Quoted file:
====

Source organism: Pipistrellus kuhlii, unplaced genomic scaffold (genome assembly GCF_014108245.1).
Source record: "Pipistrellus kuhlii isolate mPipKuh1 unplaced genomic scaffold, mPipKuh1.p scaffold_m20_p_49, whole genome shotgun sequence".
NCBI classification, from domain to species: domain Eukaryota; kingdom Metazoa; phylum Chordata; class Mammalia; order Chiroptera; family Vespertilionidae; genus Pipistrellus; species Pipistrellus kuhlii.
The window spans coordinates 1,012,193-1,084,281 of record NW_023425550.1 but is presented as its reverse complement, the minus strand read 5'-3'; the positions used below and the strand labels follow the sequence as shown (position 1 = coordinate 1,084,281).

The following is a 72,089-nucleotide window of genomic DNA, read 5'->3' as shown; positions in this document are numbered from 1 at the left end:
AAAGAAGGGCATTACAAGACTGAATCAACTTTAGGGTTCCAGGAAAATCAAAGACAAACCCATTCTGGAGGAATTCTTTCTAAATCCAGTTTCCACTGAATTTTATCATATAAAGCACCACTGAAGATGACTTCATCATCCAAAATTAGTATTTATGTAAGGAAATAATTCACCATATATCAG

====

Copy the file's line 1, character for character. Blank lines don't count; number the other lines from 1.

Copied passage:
Source organism: Pipistrellus kuhlii, unplaced genomic scaffold (genome assembly GCF_014108245.1).